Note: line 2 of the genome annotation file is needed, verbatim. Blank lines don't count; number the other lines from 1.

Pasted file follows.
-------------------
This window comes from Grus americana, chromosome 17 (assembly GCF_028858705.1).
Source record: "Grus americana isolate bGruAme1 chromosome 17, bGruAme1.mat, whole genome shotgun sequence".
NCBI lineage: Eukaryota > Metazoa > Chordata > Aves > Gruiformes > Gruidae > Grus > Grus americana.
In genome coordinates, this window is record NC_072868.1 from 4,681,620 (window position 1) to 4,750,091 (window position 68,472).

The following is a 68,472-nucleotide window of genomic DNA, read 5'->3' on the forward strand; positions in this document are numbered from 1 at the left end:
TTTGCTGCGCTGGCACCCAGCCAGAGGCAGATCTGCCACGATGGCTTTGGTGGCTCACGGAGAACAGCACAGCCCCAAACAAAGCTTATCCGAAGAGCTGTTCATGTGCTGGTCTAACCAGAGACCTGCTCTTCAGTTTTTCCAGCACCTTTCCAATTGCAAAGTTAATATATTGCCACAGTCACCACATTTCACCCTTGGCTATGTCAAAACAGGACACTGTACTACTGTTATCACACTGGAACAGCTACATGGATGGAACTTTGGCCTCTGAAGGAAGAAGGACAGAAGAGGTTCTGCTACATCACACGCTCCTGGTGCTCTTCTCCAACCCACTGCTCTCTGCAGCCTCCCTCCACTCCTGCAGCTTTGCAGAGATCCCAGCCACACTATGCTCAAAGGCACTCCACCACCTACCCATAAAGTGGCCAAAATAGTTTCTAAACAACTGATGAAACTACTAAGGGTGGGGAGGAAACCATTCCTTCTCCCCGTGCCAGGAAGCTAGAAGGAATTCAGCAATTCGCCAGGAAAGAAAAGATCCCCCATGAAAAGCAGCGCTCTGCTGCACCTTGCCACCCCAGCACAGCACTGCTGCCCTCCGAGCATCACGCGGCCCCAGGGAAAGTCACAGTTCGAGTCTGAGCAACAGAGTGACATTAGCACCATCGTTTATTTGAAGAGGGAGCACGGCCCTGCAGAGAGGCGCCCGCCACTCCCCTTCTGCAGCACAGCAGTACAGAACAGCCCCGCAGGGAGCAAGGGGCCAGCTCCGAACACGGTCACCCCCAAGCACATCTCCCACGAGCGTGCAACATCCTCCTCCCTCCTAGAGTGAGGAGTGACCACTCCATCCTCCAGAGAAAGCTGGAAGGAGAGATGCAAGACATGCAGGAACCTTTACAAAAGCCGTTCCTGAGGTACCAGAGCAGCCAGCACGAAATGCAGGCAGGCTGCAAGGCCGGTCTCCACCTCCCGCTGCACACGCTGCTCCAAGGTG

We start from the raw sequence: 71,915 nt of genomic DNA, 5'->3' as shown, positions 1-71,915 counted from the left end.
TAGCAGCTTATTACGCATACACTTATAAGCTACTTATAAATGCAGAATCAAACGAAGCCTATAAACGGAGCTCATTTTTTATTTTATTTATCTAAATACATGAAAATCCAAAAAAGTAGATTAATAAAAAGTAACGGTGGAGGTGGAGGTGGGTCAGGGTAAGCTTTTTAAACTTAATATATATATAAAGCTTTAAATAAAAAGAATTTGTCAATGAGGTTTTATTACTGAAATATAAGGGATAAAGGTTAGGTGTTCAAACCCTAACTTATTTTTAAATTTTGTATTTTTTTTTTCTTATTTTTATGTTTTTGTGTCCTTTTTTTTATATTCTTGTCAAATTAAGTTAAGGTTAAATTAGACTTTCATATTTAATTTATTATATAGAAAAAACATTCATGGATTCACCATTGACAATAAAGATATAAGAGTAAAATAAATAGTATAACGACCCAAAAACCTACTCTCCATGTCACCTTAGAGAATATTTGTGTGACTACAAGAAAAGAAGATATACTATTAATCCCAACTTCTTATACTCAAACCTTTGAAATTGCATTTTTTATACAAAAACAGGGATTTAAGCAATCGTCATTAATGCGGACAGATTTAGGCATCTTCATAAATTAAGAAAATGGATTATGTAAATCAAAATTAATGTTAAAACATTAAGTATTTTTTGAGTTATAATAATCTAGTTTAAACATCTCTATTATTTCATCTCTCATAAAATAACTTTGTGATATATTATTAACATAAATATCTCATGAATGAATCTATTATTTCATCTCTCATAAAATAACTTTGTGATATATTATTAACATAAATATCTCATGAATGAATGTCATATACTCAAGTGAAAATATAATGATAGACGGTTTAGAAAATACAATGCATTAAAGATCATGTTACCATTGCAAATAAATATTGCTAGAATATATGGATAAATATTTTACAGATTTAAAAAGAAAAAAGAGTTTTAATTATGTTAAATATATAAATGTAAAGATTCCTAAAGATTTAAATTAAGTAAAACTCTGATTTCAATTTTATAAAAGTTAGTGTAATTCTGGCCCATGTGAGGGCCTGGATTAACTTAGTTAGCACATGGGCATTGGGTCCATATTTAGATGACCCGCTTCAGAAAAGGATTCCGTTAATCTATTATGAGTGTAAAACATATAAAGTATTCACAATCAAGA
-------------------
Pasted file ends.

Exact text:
Source record: "Grus americana isolate bGruAme1 chromosome 17, bGruAme1.mat, whole genome shotgun sequence".